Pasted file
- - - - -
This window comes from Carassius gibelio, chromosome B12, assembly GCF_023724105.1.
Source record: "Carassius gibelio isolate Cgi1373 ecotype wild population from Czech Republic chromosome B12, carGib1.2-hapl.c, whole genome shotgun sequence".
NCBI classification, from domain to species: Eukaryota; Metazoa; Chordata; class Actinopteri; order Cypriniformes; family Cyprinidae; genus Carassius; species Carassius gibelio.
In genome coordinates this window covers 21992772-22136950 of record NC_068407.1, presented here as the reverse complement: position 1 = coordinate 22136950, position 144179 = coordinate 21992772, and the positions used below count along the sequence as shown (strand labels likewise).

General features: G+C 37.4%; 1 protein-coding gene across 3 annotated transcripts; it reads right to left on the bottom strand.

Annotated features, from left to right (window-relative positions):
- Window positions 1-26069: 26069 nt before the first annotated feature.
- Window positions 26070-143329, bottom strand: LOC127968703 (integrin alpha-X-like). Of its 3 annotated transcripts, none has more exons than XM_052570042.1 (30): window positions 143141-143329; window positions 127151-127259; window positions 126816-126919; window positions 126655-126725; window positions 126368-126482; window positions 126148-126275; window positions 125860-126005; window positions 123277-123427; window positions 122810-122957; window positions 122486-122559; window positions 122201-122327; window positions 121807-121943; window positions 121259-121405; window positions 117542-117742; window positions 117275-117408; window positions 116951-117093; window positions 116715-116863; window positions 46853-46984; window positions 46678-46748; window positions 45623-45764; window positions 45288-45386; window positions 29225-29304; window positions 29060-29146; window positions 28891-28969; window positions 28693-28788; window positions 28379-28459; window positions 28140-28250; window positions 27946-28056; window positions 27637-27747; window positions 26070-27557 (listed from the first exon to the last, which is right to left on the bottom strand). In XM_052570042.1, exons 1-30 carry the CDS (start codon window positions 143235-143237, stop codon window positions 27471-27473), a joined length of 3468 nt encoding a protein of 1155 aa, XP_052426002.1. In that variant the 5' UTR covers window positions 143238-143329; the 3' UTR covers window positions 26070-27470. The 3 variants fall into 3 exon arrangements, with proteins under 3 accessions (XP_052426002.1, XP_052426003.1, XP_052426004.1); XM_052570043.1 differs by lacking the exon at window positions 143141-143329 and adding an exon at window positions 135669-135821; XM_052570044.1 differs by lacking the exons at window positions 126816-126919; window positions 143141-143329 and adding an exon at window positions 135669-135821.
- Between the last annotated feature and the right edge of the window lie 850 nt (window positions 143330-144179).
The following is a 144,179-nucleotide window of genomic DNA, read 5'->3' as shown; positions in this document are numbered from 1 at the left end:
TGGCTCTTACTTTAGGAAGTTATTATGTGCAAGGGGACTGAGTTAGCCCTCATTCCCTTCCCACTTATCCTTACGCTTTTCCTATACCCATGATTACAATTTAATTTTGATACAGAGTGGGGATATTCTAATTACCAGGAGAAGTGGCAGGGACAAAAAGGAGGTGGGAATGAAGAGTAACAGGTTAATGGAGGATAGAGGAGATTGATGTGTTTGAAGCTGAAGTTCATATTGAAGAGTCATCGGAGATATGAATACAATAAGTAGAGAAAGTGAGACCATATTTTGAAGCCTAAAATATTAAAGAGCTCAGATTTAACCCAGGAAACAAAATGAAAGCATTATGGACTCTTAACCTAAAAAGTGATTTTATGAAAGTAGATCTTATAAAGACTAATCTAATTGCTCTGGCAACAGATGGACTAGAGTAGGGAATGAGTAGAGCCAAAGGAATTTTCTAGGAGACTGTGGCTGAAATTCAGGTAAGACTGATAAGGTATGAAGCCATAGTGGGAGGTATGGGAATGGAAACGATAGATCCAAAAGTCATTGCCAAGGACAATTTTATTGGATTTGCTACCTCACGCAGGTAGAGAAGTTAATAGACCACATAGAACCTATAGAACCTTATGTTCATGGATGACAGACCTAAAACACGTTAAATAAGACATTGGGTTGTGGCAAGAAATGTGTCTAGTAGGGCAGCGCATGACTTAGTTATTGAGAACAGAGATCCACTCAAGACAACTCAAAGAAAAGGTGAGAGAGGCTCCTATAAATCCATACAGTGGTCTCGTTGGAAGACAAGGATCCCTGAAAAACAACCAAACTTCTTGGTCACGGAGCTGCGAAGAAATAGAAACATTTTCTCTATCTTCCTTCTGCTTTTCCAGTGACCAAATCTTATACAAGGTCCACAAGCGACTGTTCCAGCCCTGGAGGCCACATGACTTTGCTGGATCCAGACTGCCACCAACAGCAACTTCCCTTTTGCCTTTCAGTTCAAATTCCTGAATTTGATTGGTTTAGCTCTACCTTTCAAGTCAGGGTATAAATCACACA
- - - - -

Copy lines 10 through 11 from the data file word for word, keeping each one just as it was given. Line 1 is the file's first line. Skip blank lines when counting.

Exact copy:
The following is a 144,179-nucleotide window of genomic DNA, read 5'->3' as shown; positions in this document are numbered from 1 at the left end:
TGGCTCTTACTTTAGGAAGTTATTATGTGCAAGGGGACTGAGTTAGCCCTCATTCCCTTCCCACTTATCCTTACGCTTTTCCTATACCCATGATTACAATTTAATTTTGATACAGAGTGGGGATATTCTAATTACCAGGAGAAGTGGCAGGGACAAAAAGGAGGTGGGAATGAAGAGTAACAGGTTAATGGAGGATAGAGGAGATTGATGTGTTTGAAGCTGAAGTTCATATTGAAGAGTCATCGGAGATATGAATACAATAAGTAGAGAAAGTGAGACCATATTTTGAAGCCTAAAATATTAAAGAGCTCAGATTTAACCCAGGAAACAAAATGAAAGCATTATGGACTCTTAACCTAAAAAGTGATTTTATGAAAGTAGATCTTATAAAGACTAATCTAATTGCTCTGGCAACAGATGGACTAGAGTAGGGAATGAGTAGAGCCAAAGGAATTTTCTAGGAGACTGTGGCTGAAATTCAGGTAAGACTGATAAGGTATGAAGCCATAGTGGGAGGTATGGGAATGGAAACGATAGATCCAAAAGTCATTGCCAAGGACAATTTTATTGGATTTGCTACCTCACGCAGGTAGAGAAGTTAATAGACCACATAGAACCTATAGAACCTTATGTTCATGGATGACAGACCTAAAACACGTTAAATAAGACATTGGGTTGTGGCAAGAAATGTGTCTAGTAGGGCAGCGCATGACTTAGTTATTGAGAACAGAGATCCACTCAAGACAACTCAAAGAAAAGGTGAGAGAGGCTCCTATAAATCCATACAGTGGTCTCGTTGGAAGACAAGGATCCCTGAAAAACAACCAAACTTCTTGGTCACGGAGCTGCGAAGAAATAGAAACATTTTCTCTATCTTCCTTCTGCTTTTCCAGTGACCAAATCTTATACAAGGTCCACAAGCGACTGTTCCAGCCCTGGAGGCCACATGACTTTGCTGGATCCAGACTGCCACCAACAGCAACTTCCCTTTTGCCTTTCAGTTCAAATTCCTGAATTTGATTGGTTTAGCTCTACCTTTCAAGTCAGGGTATAAATCACACA